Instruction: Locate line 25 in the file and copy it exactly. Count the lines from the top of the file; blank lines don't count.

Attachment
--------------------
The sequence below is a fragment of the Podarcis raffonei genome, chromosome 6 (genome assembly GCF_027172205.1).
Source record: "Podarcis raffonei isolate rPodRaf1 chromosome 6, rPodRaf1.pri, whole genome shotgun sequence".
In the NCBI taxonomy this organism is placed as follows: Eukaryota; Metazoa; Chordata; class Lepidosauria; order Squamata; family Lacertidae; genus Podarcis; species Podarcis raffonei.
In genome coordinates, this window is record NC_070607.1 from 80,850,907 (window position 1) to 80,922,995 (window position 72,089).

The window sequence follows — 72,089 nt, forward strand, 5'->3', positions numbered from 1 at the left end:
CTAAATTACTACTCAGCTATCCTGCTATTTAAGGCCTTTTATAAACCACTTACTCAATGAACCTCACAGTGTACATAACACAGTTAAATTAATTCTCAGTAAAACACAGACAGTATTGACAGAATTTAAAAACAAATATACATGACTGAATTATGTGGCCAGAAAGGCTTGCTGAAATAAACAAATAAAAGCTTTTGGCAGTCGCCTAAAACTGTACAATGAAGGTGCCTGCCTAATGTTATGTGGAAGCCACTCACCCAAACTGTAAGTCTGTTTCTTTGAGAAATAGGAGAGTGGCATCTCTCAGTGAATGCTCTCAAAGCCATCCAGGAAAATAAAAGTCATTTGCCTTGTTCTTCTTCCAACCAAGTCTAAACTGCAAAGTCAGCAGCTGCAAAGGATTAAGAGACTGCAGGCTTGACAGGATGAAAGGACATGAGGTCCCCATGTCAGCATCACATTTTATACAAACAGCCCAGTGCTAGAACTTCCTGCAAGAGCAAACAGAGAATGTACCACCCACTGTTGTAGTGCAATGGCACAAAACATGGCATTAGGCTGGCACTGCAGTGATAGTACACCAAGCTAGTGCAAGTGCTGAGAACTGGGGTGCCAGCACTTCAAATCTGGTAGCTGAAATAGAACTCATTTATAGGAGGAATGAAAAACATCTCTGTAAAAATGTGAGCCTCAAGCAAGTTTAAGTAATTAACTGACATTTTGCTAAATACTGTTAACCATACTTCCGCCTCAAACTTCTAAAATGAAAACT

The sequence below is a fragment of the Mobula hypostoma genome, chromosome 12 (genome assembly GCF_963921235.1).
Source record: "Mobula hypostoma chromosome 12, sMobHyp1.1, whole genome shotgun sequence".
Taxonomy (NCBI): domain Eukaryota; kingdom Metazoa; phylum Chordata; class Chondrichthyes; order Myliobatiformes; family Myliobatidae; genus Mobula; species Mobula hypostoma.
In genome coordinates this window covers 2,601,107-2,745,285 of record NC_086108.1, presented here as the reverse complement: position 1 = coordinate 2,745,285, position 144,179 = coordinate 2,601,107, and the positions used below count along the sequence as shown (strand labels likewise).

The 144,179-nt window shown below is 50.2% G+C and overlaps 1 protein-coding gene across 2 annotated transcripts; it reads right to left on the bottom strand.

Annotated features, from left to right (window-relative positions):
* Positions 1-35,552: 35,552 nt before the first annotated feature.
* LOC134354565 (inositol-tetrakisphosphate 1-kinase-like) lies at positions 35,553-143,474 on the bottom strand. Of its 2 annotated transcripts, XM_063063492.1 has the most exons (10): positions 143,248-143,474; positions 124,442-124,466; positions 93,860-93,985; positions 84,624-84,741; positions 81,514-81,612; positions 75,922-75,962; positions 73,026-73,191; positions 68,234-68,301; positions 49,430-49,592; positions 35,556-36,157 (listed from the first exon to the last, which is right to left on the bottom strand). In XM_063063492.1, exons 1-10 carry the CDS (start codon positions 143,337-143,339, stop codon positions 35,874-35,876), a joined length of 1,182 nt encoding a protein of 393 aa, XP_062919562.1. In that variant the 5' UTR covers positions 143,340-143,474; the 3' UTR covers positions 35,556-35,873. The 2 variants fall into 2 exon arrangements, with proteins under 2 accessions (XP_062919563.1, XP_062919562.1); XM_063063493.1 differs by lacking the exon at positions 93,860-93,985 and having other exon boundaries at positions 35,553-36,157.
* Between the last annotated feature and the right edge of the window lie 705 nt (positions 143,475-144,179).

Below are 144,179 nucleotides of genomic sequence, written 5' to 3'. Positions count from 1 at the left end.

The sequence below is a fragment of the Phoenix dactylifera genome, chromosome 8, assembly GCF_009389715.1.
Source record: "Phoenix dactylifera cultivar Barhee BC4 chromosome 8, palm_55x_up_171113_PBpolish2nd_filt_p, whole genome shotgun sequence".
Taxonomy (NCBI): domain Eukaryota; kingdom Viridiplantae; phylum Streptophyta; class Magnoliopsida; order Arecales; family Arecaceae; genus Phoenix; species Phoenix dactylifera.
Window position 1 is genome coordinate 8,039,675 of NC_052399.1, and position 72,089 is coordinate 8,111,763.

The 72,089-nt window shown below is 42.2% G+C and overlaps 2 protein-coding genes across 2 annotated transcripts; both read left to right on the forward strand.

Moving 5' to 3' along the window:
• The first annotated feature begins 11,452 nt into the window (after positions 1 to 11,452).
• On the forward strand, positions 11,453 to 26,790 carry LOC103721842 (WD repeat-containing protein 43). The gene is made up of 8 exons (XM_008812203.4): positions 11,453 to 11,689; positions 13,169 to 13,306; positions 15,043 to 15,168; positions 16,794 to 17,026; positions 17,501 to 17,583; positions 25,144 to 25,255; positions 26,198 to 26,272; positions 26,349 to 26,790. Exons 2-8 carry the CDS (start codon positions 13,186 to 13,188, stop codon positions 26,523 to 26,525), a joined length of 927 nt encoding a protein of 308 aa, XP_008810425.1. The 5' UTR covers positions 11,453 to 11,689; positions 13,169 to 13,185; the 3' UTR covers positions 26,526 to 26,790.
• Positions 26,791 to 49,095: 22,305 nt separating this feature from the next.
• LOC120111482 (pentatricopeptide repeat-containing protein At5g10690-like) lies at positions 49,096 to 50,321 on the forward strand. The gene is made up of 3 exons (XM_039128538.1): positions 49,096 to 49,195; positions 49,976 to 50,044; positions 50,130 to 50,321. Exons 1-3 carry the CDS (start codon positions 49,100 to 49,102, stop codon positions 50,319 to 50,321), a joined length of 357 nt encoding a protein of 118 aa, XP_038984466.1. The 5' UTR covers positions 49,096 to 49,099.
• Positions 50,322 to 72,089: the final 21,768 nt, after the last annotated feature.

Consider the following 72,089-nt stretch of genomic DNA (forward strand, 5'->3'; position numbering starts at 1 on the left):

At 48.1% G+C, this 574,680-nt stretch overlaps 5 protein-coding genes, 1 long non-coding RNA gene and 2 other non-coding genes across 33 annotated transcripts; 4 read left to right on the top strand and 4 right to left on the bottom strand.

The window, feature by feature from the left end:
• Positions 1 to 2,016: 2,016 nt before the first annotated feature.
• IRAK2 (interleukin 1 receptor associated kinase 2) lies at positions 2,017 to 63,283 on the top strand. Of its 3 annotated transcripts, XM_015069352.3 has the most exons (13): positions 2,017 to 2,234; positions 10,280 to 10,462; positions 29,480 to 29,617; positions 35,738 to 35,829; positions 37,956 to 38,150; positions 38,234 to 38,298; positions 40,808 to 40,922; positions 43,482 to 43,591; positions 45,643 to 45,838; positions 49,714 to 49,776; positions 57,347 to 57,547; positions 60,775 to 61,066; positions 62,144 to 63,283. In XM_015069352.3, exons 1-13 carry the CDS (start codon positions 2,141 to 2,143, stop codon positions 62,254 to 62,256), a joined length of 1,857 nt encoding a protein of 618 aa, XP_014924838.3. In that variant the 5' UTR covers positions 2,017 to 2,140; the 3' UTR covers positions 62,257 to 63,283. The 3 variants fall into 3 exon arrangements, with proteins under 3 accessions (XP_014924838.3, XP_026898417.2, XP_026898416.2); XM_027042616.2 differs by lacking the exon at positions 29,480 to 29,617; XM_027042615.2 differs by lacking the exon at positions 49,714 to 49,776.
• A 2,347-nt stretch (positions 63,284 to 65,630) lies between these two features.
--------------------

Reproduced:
• Positions 26,791 to 49,095: 22,305 nt separating this feature from the next.